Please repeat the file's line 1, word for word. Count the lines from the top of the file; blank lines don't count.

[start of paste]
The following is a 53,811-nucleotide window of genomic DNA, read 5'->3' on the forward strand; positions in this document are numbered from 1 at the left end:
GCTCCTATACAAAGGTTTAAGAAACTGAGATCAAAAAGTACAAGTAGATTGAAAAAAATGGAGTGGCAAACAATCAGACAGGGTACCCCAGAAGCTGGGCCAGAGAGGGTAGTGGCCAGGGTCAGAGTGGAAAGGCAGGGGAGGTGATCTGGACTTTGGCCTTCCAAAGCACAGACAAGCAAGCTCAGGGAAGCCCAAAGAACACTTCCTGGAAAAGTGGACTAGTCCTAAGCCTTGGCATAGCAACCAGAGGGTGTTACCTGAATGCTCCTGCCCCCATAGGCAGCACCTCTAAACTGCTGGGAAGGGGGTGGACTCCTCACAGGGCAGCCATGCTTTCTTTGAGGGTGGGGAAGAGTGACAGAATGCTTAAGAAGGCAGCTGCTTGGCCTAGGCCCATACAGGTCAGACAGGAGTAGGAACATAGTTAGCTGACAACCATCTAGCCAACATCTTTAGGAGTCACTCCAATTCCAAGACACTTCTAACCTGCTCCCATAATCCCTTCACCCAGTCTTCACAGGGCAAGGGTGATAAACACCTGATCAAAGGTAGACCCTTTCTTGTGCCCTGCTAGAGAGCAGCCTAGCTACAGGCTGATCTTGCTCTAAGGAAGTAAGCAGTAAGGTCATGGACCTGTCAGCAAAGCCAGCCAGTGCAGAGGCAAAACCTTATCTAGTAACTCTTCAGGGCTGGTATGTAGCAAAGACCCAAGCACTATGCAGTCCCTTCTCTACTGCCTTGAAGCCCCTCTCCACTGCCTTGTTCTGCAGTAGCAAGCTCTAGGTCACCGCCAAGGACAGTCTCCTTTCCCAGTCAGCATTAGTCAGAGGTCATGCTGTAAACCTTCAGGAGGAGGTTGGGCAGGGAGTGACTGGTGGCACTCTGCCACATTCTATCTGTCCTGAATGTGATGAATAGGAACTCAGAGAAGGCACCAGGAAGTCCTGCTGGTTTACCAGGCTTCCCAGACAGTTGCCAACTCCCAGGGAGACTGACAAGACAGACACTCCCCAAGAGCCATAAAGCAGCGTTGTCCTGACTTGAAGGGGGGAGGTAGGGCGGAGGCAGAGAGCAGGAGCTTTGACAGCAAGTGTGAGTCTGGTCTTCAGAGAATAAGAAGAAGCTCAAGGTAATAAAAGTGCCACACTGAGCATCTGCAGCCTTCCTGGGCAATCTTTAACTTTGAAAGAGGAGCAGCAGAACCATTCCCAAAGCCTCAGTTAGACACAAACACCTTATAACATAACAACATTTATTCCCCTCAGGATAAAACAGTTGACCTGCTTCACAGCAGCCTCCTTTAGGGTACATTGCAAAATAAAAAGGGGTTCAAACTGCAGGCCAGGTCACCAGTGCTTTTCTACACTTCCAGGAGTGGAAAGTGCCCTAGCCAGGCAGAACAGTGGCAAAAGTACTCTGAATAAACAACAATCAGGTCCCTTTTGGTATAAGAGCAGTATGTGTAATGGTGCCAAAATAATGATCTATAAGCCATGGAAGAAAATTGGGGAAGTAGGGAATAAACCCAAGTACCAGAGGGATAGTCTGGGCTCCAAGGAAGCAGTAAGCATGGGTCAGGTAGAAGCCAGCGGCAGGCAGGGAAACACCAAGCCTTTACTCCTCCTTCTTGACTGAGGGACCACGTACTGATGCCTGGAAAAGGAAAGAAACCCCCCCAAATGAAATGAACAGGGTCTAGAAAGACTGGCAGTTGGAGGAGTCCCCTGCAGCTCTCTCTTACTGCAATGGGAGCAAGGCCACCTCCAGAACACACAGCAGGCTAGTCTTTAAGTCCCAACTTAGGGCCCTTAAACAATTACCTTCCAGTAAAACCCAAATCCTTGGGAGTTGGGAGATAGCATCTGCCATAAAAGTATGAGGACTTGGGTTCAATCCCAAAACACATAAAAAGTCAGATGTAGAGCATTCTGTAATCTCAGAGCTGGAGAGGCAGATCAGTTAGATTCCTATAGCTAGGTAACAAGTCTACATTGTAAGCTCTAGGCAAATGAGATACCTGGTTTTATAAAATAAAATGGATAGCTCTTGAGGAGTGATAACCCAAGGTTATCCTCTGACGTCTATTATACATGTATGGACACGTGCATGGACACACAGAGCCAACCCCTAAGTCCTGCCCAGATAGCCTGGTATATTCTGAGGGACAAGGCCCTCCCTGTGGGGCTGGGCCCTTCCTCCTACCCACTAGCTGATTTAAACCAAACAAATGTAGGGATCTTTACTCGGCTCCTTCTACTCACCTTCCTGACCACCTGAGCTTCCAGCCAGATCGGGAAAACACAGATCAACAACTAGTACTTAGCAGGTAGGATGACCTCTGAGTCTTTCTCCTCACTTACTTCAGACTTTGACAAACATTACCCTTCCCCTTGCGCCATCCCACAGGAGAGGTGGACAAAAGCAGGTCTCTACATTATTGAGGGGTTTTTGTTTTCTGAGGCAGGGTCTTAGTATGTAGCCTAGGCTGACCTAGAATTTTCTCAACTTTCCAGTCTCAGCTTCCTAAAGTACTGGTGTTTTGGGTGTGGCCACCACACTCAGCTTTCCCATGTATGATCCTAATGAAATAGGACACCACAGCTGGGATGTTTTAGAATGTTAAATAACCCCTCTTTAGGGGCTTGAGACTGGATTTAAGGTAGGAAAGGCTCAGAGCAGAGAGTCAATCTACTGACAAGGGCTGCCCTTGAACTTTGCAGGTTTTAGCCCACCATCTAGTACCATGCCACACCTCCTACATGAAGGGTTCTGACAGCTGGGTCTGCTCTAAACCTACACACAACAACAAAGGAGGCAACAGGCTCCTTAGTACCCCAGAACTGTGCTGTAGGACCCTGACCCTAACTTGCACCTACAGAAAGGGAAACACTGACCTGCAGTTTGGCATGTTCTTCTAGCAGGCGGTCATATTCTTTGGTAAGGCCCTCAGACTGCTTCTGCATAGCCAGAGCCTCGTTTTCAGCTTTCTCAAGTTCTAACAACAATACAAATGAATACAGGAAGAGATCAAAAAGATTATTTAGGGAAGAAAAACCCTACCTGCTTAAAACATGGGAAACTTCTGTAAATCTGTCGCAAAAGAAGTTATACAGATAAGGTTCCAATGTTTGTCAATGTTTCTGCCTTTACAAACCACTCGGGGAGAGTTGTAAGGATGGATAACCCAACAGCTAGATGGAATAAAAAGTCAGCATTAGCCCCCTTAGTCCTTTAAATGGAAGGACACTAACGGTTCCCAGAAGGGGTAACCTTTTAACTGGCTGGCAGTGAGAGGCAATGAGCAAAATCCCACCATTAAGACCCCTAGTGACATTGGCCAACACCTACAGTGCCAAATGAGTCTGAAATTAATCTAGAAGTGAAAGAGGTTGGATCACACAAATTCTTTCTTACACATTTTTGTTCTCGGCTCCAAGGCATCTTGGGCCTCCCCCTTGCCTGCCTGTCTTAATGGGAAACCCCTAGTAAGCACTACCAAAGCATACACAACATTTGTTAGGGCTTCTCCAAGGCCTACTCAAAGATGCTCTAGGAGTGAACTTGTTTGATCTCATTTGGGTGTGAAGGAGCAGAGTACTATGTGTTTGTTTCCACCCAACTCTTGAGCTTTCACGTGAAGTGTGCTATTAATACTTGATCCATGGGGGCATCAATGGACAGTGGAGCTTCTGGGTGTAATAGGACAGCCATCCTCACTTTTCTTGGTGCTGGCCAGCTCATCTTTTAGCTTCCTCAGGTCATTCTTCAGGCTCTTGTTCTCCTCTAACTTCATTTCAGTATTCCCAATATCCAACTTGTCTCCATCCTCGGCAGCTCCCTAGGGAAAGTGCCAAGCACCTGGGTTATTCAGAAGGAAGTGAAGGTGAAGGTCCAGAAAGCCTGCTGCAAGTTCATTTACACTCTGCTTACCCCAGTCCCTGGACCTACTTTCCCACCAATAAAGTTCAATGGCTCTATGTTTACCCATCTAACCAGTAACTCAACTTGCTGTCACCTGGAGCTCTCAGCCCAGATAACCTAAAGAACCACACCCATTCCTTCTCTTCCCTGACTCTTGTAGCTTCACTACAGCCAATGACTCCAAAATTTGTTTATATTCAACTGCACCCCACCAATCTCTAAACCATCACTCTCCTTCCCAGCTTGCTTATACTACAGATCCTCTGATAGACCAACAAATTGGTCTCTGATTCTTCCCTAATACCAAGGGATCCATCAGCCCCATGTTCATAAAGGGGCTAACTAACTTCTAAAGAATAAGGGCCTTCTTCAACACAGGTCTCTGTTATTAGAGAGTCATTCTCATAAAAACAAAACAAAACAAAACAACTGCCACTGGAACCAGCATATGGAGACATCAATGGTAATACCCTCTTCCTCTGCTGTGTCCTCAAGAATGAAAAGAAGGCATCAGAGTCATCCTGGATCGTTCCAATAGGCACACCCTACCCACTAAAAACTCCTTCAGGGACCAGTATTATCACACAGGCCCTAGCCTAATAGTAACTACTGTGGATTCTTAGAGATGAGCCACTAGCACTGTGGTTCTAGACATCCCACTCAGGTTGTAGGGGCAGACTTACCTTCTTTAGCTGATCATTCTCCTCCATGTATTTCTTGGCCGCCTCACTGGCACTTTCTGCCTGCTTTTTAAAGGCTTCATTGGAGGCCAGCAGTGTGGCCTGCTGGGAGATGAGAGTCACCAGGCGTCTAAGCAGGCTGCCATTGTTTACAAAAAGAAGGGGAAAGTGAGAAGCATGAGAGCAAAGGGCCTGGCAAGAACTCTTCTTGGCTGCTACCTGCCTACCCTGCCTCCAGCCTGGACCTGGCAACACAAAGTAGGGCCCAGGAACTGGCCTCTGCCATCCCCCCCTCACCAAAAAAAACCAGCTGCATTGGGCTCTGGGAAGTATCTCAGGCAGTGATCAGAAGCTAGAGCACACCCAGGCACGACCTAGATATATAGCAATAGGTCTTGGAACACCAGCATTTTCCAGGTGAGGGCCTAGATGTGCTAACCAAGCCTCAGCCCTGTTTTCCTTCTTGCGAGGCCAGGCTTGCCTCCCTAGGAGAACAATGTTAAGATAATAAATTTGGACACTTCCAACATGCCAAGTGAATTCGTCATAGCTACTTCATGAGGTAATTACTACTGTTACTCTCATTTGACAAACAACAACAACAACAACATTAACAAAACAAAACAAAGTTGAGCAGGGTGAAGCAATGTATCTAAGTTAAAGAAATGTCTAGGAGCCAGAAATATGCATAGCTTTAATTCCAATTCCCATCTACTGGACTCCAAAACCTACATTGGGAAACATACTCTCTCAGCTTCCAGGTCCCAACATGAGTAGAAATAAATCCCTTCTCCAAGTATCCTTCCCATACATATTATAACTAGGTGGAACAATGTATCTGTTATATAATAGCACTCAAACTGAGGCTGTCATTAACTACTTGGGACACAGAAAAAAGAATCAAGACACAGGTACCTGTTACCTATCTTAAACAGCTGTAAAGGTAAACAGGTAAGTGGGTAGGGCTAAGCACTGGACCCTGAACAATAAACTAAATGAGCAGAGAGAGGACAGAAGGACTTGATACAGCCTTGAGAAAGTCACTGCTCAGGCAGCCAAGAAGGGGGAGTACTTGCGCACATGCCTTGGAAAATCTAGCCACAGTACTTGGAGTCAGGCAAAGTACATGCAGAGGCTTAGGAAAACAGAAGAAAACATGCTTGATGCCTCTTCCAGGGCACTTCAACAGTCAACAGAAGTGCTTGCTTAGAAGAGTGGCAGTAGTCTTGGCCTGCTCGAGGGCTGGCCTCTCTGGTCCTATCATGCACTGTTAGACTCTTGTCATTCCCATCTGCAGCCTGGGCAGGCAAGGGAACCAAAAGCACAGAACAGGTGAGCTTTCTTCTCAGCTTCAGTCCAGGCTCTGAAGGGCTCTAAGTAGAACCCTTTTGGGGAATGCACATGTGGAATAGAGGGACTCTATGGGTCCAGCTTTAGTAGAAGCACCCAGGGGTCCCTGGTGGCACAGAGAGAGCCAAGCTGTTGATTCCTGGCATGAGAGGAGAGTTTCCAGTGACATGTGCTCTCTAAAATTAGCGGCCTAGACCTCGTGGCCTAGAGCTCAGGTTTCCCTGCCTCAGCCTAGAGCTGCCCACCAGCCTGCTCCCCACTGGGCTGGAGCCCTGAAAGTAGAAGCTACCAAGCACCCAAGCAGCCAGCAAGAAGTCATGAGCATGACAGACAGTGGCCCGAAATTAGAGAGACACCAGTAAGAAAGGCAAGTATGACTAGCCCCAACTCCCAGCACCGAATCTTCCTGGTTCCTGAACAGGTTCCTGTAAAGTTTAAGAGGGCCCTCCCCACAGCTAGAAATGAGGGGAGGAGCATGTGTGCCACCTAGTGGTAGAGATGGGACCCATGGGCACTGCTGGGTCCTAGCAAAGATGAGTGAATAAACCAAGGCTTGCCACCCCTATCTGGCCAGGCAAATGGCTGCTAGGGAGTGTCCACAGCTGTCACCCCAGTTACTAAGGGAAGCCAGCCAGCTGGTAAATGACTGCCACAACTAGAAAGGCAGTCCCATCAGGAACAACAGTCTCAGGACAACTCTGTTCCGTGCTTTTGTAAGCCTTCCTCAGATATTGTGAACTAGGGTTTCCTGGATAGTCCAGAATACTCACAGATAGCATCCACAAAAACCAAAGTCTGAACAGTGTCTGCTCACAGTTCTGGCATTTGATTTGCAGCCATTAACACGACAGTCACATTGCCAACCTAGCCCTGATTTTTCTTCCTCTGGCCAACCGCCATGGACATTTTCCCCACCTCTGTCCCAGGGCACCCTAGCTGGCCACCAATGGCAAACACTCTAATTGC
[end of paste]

The following is a 53,811-nucleotide window of genomic DNA, read 5'->3' on the forward strand; positions in this document are numbered from 1 at the left end: